U.S. Defense Secretary Leon Panetta urged Israel on Friday to get back to the “damn” negotiating table with Palestinians and try to end its increasing regional “isolation” by repairing diplomatic ties with Egypt and Turkey.
Panetta, addressing a forum in Washington, also made one of his most extensive arguments to date against any imminent military action against Iran over its nuclear program, saying he was convinced that sanctions and diplomatic pressure were working.
“You always have the last resort ... of military action. But it must be the last resort, not the first,” Panetta said.
Militarily strong, Israel is battling a diplomatic storm as Arab uprisings upset once-stable relationships in the Middle East. But Panetta warned Israel against viewing uprisings like the one in Egypt that toppled president Hosni Mubarak as an excuse to enter a defensive crouch.
“I understand the view that this is not the time to pursue peace, and that the Arab awakening further imperils the dream of a safe and secure, Jewish and democratic Israel. But I disagree with that view,” Panetta said.
He said Israel needed to take risks, including by breathing new life into moribund peace talks with Palestinians. When asked by a moderator what steps Israel needed to take to pursue peace, Panetta said: “Just get to the damn table.”
“The problem right now is we can’t get ‘em to the damn table, to at least sit down and begin to discuss their differences,” Panetta said.
Panetta said the United States would safeguard Israel’s security, ensure regional stability and prevent Iran from obtaining a nuclear weapon – a goal Tehran denies having.
“Israel, too, has a responsibility to pursue these shared goals – to build regional support for Israeli and United States’ security objectives,” Panetta said.
“I believe security is dependent on a strong military but it is also dependent on strong diplomacy. And unfortunately, over the past year, we’ve seen Israel’s isolation from its traditional security partners in the region grow.”
Panetta suggested that Israel reach out and mend fences with countries like Turkey, Egypt and Jordan which “share an interest in regional stability.”
Turkey was the first Muslim state to recognize Israel, in 1949, but relations worsened last year when Israeli commandos boarded an aid flotilla challenging a naval blockade of the Palestinian enclave of Gaza and killing nine Turks in ensuing clashes.
“It is in Israel’s interest, Turkey’s interest, and U.S interest for Israel to reconcile with Turkey, and both Turkey and Israel need to do more to put their relationship back on track,” Panetta said.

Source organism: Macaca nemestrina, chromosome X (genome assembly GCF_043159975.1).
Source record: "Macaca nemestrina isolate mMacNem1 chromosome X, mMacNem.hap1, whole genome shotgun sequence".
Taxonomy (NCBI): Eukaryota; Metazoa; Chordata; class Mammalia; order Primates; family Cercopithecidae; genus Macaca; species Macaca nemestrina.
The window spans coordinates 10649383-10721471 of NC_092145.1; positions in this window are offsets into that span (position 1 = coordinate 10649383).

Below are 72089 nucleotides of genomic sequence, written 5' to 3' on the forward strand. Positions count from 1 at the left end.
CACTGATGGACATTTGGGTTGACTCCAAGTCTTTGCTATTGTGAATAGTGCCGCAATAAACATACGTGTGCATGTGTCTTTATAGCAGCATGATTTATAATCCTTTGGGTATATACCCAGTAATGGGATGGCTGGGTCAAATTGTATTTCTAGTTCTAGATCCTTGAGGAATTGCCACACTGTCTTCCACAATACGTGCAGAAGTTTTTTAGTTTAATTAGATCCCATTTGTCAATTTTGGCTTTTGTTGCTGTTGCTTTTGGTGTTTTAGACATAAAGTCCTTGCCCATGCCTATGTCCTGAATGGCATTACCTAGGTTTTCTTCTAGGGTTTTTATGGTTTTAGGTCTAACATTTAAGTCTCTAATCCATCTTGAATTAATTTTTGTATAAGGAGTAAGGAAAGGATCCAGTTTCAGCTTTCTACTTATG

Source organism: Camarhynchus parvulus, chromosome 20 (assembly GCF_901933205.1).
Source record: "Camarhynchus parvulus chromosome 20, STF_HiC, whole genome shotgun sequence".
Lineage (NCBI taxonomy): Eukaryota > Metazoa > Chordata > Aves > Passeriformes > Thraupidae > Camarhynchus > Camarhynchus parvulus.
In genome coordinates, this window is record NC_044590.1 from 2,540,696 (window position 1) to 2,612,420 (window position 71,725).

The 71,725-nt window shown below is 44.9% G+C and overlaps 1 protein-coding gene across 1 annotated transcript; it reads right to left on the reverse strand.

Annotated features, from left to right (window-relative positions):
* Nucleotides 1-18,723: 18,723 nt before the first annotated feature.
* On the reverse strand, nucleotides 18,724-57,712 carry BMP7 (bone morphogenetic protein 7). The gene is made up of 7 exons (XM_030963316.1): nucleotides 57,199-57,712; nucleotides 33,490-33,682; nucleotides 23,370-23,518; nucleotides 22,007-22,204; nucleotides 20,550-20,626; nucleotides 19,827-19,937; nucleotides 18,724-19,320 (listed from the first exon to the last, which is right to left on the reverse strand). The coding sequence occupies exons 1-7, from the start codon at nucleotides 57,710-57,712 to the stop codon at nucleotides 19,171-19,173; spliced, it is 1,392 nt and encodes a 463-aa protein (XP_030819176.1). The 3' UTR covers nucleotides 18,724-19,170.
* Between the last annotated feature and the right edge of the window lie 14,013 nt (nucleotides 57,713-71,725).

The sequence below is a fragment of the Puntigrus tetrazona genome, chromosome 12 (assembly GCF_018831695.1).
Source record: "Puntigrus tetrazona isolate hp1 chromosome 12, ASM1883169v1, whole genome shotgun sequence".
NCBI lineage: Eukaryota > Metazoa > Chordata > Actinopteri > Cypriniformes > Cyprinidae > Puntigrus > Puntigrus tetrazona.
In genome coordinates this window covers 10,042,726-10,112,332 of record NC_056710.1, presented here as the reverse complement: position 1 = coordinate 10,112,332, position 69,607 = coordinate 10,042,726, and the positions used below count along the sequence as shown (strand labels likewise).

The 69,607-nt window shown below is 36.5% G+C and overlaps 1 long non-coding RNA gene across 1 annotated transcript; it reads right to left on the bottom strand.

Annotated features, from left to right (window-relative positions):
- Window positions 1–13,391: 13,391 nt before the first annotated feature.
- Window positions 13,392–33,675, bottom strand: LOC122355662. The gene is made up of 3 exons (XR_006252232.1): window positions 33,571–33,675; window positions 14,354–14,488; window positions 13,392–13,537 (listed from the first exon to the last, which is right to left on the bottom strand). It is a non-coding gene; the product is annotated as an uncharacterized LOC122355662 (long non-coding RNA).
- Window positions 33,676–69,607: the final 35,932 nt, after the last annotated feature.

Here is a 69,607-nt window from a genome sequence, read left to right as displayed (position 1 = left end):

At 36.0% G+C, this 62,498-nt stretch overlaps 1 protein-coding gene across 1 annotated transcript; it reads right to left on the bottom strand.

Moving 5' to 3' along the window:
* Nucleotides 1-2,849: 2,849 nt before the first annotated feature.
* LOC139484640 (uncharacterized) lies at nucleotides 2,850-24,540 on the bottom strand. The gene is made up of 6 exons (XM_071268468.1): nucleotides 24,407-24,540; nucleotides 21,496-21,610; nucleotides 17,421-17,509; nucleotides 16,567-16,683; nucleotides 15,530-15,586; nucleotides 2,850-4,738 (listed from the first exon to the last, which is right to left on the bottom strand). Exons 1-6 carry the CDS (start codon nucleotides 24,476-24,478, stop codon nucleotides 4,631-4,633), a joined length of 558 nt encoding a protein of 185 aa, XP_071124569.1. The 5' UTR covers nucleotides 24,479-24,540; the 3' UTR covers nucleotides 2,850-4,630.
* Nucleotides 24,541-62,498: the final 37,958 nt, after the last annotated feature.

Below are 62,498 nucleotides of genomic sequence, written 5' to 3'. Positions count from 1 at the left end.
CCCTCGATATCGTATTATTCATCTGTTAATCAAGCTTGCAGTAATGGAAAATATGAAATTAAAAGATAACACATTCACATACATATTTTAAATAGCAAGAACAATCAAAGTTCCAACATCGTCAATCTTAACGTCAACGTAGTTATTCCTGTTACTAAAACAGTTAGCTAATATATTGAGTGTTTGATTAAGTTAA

Israel is closely watching developments in Egypt, whose new rulers may be more susceptible to widespread anti-Israeli sentiment than under Mubarak.
Egyptians voted on Friday in the opening round of the country’s first free election in six decades. The Muslim Brotherhood’s party and its ultra-conservative Salafi rivals looked set to top the polls.
But Panetta said the best course for the United States and the international community was to continue to put pressure on Egypt to follow through with transition to democracy and ensure any future government stands by its peace treaty with Israel.
Concerns about strike on Iran
Turning to Iran, Panetta used some of his strongest language yet to explain U.S. concerns about any military strike against Iran over its nuclear program – which the West believes is aimed at an atomic bomb. Tehran denies this, saying its uranium enrichment is entirely peaceful.
Panetta also warned there was no guarantee a U.S. military strike on Iran would hit intended targets linked to Tehran’s nuclear program, saying the sites are “difficult to get at.”
The U.S. defense secretary has recently voiced his misgivings about bombing Iran in a series of public remarks, amid speculation Israel may take pre-emptive action to prevent Tehran from acquiring atomic weapons.
But for the first time Friday, Panetta appeared to suggest Iran’s underground nuclear facilities might survive air strikes.
“The indication is that at best it (military action) might postpone it (Iran’s nuclear program) maybe by one or possibly two years,” he said in remarks at an event organized by the Brookings think-tank in Washington.
“It depends on the ability to truly get at the targets that they’re after. Frankly, some of those targets are very difficult to get at,” Panetta said.
Defense analysts have often pointed out that Iran has sought to hide sensitive nuclear sites and material in underground facilities, and Western officials privately acknowledge the hidden targets pose a military challenge.
Panetta reiterated his view that a strike against Iran could benefit the regime in Tehran at a moment when it is “off-balance” and out of step with popular uprisings sweeping the region.
He also said a strike could derail the European and U.S. economies, endanger American troops and trigger an unpredictable cycle of violence.
“So we have to be careful about the unintended consequences of that kind of attack,” Panetta said.
He finally warned about engulfing the region in war.
“Lastly I think the consequence could be that we would have an escalation that would take place that would not only involve many lives, but I think could consume the Middle East in confrontation and conflict that we would regret,” he said.